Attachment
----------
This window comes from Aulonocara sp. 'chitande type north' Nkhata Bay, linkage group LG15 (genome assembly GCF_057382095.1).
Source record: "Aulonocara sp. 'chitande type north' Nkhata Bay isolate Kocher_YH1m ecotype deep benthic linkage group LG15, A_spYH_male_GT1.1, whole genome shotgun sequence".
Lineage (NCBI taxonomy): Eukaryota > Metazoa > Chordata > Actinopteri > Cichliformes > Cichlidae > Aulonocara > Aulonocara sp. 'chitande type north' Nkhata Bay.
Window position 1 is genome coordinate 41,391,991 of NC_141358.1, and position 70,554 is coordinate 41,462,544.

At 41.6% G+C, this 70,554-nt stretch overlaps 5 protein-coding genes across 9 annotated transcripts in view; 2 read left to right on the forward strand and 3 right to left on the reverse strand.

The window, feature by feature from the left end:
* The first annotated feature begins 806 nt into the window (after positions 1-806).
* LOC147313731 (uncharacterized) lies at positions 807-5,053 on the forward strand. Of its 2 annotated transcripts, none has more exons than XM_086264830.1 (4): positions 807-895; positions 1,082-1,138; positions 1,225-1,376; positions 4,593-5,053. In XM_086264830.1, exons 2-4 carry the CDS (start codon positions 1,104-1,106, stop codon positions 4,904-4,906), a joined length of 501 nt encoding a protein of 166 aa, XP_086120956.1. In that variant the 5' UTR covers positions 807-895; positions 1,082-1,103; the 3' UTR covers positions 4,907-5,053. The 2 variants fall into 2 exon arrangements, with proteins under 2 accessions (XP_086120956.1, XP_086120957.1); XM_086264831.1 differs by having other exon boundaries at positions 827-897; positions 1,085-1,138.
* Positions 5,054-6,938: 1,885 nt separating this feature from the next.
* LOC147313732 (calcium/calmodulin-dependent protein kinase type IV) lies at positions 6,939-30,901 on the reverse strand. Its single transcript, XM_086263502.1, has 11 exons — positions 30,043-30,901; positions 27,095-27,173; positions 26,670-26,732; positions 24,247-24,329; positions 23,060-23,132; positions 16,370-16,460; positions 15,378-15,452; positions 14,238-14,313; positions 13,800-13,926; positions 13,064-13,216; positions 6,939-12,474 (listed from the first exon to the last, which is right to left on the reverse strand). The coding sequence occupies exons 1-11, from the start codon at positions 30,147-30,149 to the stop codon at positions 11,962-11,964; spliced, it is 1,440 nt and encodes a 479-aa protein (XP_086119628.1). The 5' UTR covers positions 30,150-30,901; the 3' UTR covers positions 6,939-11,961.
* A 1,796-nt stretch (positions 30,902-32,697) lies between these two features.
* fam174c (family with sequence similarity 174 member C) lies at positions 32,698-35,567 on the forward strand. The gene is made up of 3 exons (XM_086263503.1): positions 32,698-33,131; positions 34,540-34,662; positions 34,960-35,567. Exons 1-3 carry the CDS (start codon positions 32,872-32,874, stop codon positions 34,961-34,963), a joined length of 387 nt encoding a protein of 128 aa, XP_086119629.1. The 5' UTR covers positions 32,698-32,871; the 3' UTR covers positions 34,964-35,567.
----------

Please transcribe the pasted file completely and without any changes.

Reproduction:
This window comes from Aulonocara sp. 'chitande type north' Nkhata Bay, linkage group LG15 (genome assembly GCF_057382095.1).
Source record: "Aulonocara sp. 'chitande type north' Nkhata Bay isolate Kocher_YH1m ecotype deep benthic linkage group LG15, A_spYH_male_GT1.1, whole genome shotgun sequence".
Lineage (NCBI taxonomy): Eukaryota > Metazoa > Chordata > Actinopteri > Cichliformes > Cichlidae > Aulonocara > Aulonocara sp. 'chitande type north' Nkhata Bay.
Window position 1 is genome coordinate 41,391,991 of NC_141358.1, and position 70,554 is coordinate 41,462,544.

At 41.6% G+C, this 70,554-nt stretch overlaps 5 protein-coding genes across 9 annotated transcripts in view; 2 read left to right on the forward strand and 3 right to left on the reverse strand.

The window, feature by feature from the left end:
* The first annotated feature begins 806 nt into the window (after positions 1-806).
* LOC147313731 (uncharacterized) lies at positions 807-5,053 on the forward strand. Of its 2 annotated transcripts, none has more exons than XM_086264830.1 (4): positions 807-895; positions 1,082-1,138; positions 1,225-1,376; positions 4,593-5,053. In XM_086264830.1, exons 2-4 carry the CDS (start codon positions 1,104-1,106, stop codon positions 4,904-4,906), a joined length of 501 nt encoding a protein of 166 aa, XP_086120956.1. In that variant the 5' UTR covers positions 807-895; positions 1,082-1,103; the 3' UTR covers positions 4,907-5,053. The 2 variants fall into 2 exon arrangements, with proteins under 2 accessions (XP_086120956.1, XP_086120957.1); XM_086264831.1 differs by having other exon boundaries at positions 827-897; positions 1,085-1,138.
* Positions 5,054-6,938: 1,885 nt separating this feature from the next.
* LOC147313732 (calcium/calmodulin-dependent protein kinase type IV) lies at positions 6,939-30,901 on the reverse strand. Its single transcript, XM_086263502.1, has 11 exons — positions 30,043-30,901; positions 27,095-27,173; positions 26,670-26,732; positions 24,247-24,329; positions 23,060-23,132; positions 16,370-16,460; positions 15,378-15,452; positions 14,238-14,313; positions 13,800-13,926; positions 13,064-13,216; positions 6,939-12,474 (listed from the first exon to the last, which is right to left on the reverse strand). The coding sequence occupies exons 1-11, from the start codon at positions 30,147-30,149 to the stop codon at positions 11,962-11,964; spliced, it is 1,440 nt and encodes a 479-aa protein (XP_086119628.1). The 5' UTR covers positions 30,150-30,901; the 3' UTR covers positions 6,939-11,961.
* A 1,796-nt stretch (positions 30,902-32,697) lies between these two features.
* fam174c (family with sequence similarity 174 member C) lies at positions 32,698-35,567 on the forward strand. The gene is made up of 3 exons (XM_086263503.1): positions 32,698-33,131; positions 34,540-34,662; positions 34,960-35,567. Exons 1-3 carry the CDS (start codon positions 32,872-32,874, stop codon positions 34,961-34,963), a joined length of 387 nt encoding a protein of 128 aa, XP_086119629.1. The 5' UTR covers positions 32,698-32,871; the 3' UTR covers positions 34,964-35,567.